It's kind of bizarre to me. But my thoughts at the time were that there were a lot of universities that wouldn't really be in favor of this because it was going to cost them money that maybe they didn't have. You wrote in the newsletter yesterday that you think that there are more universities that would be on board with actually paying, maybe not directly paying players, but setting aside all of this money because you think there's something more can than maybe we believe.

I definitely think that. There's so many schools out there that are committed to participating at the highest level of college athletics they possibly can. They know they need to do that to satisfy their donors. They know they need to do that to be able to get favors or be able to build relationships they need to with lawmakers, especially as many state lawmakers are increasingly skeptical of higher education. They need this for the exposure as they're fighting for a limited number of students for this country's facing a college student enrollment cliff, which is, you know, you're going to be fine if you're Duke or North Carolina.

But if you're maybe high point, it's going to be a more complicated future for you. And so schools are realizing, OK, whatever, whatever we got, we got to pay. We got to pay. And what I think people need to realize here is that, OK, let's let's say the regulations change and the new buy in for Division one plus is 10 million bucks. Right.

Well, most people aren't going to be able to just absorb that even at the power five level. But you're going to see a redistribution of some of those resources. Right. The only reason that football coaches in this country make seven million dollars and more in college sports is because they're not paying the labor like that's not what they're meant. That's not what assistance and that's not what people make in the NFL. Right.

Or the NBA. You'll just be redistributing some of that. Now, where the interesting question comes is not who can afford to pay it. When push comes to shove, anybody in the power five and a lot of people in the G5 or who don't sponsor football will find a way to come up with that money.

The more interesting question is who has the money and will elect not to do it because they don't want to do it. And that may include some teams in the power five or other institutions that definitely have the financial resources that just decide, you know, we draw in the line of the sand, whether in or way out. And we decided that we're out. And that might be an OK decision to Matt Brown's joining us here on the Adam Gold show at Matt Brown, E.P.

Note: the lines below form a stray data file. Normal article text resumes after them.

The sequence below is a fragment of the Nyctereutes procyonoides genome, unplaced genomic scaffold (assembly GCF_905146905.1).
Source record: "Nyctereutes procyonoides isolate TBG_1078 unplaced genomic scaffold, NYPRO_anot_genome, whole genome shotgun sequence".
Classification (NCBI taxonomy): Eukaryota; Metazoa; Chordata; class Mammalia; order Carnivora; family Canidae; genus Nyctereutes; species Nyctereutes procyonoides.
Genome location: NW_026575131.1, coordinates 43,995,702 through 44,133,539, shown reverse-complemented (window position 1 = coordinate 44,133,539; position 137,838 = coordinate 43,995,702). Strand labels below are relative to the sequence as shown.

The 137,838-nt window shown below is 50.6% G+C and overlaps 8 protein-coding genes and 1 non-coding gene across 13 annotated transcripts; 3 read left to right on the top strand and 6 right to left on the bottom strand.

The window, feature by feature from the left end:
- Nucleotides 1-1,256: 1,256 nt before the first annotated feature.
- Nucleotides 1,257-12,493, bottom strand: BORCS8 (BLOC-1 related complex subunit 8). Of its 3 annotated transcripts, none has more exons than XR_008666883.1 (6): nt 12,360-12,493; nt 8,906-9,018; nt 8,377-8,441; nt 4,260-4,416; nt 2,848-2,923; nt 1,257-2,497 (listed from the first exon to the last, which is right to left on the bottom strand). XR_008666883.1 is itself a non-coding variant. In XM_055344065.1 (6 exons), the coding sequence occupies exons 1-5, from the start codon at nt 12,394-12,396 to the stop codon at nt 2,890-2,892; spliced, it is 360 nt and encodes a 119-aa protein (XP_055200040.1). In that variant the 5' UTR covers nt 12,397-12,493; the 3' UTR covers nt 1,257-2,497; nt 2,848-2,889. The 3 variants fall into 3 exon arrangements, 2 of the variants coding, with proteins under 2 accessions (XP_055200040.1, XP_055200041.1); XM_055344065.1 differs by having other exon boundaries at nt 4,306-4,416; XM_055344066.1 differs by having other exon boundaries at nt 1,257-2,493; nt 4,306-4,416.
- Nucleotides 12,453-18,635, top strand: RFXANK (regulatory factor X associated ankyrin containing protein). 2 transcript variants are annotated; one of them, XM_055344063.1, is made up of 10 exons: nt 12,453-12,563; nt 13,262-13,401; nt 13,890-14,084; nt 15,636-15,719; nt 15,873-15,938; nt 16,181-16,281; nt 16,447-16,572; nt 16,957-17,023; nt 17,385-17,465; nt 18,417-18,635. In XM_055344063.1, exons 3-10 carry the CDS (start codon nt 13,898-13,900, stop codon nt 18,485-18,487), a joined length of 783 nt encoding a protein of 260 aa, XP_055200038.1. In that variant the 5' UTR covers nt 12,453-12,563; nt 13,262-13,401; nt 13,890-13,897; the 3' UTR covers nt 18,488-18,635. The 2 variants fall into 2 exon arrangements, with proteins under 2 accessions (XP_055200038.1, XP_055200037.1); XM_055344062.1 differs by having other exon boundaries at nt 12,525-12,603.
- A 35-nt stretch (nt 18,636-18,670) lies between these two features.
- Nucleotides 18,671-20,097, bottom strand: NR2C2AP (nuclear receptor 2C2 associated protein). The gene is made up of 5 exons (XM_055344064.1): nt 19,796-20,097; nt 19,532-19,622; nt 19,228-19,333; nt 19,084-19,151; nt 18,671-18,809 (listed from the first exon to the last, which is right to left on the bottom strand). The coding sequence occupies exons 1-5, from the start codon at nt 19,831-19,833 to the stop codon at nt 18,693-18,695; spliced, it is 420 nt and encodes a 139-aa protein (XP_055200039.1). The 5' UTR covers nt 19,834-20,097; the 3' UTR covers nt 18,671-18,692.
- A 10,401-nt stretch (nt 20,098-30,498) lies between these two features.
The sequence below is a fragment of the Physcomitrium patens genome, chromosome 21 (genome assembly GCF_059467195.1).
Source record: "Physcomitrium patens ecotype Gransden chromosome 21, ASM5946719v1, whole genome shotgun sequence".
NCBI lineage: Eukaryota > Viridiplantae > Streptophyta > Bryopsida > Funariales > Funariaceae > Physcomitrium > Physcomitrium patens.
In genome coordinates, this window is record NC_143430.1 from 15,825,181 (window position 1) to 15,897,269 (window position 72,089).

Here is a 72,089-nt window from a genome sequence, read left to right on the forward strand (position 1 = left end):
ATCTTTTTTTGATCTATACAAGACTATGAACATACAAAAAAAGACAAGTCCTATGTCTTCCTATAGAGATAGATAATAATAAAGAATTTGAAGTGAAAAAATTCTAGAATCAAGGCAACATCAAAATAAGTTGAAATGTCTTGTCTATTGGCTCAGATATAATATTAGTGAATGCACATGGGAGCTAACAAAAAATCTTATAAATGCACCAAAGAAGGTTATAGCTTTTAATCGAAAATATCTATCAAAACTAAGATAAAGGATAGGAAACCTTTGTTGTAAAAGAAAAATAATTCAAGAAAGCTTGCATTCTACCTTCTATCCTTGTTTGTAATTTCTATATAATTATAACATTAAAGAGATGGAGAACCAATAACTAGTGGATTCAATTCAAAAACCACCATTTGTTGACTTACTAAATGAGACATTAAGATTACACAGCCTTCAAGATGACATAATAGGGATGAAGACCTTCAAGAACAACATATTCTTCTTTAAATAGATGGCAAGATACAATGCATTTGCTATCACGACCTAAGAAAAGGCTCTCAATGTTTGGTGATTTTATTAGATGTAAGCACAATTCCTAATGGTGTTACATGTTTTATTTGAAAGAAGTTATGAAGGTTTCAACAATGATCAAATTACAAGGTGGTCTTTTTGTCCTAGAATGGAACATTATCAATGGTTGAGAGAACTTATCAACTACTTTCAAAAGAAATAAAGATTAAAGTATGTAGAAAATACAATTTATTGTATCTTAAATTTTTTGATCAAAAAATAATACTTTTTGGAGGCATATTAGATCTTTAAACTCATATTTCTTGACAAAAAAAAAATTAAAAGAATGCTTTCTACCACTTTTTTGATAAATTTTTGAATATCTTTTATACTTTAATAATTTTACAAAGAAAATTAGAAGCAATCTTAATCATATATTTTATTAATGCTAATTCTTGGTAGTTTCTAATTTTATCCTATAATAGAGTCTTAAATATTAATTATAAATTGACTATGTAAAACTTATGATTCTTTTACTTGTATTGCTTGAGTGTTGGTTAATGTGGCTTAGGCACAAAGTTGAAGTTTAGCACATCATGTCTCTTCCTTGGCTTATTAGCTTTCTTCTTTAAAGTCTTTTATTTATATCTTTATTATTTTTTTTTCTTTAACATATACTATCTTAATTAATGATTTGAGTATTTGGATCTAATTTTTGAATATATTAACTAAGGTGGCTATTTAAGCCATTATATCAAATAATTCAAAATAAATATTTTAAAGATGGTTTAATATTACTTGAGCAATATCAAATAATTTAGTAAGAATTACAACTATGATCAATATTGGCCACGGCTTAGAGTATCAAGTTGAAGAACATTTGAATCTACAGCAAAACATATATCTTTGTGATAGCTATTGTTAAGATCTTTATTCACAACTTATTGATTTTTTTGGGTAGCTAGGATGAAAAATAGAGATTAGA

on Twitter. Delaware chose to pay those those FBS buy ins. Right. That was weird to a lot of people because they just jacked the price up. They did.

And here's a dirty little secret. Right. I've written about this a lot and I've talked to a bunch of schools that are considering this reclassification. Five million dollars is not enough to dissuade anybody that's seriously thinking about making this jump. You can you can shake down your donors for five million bucks unless you're the kind of school that has no business thinking about this conversation to begin with. It's the increase in scholarship costs that are going to make some schools pause.

Delaware doesn't really need to increase any of those here. So there is just a matter of paying the buyout from the CIA and the entrance fee. I think it's going to be six million dollars total, but they have the money.

Matt Brown is joining us here on the Adam Gold show. All right. So first of all, people need to understand that this is just a proposal. This is not any sort of legislation. I don't think it will look anything like this. If anybody, you know, essentially gets a chance to vote on something like this.

But what has been the reaction of the power five conferences of the presidents to something like this? You know, I haven't seen a ton of. Cash prizes every day. Ads up when you play at Pulse Casino. over 700 casino style games and counting and no terrible lounge singer promise.

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No purchase necessary. Presidents go on the record. I've talked to a few ad's and I've read, you know, comments from my colleagues here who have written follow ups. And honestly, the reaction that I've seen has mostly not been Oh, absolutely not. Or like, Oh, this is ridiculous because the truth is it's not that dissimilar from what a lot of school leaders would already admit to you in their group chats or at the convention center bar after NACDA or something. Like they know this is coming.

They just don't want to admit it in public because they don't want to throw their presidents under the bus who maybe aren't as plugged in or they don't want to stand out here. So now that Charlie Baker is setting the agenda, a lot of those private conversations are going to move forward. And it's not just what does the power five think about this?